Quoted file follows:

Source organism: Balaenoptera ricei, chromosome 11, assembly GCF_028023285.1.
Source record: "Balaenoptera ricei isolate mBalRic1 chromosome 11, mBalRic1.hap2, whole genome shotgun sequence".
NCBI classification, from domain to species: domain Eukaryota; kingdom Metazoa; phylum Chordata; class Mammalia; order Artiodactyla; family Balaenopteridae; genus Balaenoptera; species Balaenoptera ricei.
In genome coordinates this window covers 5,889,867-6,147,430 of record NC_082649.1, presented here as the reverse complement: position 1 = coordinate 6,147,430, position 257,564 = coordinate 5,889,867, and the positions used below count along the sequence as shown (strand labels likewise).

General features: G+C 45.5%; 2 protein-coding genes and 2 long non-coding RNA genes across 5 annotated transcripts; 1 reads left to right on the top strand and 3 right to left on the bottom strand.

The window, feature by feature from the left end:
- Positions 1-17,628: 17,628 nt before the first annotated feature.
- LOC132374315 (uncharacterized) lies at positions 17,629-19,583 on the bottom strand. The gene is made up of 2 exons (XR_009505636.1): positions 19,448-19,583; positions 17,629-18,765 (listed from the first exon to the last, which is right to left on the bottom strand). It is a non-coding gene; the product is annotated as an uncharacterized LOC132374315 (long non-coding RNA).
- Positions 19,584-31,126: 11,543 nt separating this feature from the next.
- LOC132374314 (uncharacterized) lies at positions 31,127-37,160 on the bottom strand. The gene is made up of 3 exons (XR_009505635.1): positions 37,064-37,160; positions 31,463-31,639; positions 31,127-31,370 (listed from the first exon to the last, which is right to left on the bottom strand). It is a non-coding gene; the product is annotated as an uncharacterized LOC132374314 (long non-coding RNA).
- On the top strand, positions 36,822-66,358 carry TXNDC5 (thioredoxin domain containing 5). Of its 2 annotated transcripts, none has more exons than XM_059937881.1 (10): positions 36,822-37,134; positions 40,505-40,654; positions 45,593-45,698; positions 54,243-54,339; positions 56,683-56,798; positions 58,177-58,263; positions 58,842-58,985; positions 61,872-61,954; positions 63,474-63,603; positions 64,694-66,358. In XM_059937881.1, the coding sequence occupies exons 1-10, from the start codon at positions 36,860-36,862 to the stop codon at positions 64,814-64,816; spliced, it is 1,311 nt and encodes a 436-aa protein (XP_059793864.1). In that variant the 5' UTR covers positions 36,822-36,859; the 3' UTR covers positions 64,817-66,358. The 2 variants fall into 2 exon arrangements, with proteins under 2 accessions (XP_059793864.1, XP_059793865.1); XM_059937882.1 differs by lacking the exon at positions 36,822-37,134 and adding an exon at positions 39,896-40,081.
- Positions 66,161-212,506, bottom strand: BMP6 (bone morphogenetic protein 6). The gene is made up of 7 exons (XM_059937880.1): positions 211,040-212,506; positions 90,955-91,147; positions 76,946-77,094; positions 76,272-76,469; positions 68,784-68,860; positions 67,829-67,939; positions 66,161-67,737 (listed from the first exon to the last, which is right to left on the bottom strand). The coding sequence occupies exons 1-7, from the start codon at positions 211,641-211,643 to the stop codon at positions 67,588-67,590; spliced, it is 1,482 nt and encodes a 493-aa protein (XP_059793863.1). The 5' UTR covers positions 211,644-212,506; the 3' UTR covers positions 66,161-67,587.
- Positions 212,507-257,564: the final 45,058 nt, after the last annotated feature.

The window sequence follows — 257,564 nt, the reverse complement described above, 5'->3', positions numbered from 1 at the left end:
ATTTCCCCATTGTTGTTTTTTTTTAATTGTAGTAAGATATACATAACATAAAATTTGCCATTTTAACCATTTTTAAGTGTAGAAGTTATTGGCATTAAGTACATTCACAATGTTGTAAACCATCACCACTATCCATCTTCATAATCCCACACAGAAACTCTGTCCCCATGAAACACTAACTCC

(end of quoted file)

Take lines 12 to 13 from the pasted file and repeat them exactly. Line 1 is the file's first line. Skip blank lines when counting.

- Positions 66,161-212,506, bottom strand: BMP6 (bone morphogenetic protein 6). The gene is made up of 7 exons (XM_059937880.1): positions 211,040-212,506; positions 90,955-91,147; positions 76,946-77,094; positions 76,272-76,469; positions 68,784-68,860; positions 67,829-67,939; positions 66,161-67,737 (listed from the first exon to the last, which is right to left on the bottom strand). The coding sequence occupies exons 1-7, from the start codon at positions 211,641-211,643 to the stop codon at positions 67,588-67,590; spliced, it is 1,482 nt and encodes a 493-aa protein (XP_059793863.1). The 5' UTR covers positions 211,644-212,506; the 3' UTR covers positions 66,161-67,587.
- Positions 212,507-257,564: the final 45,058 nt, after the last annotated feature.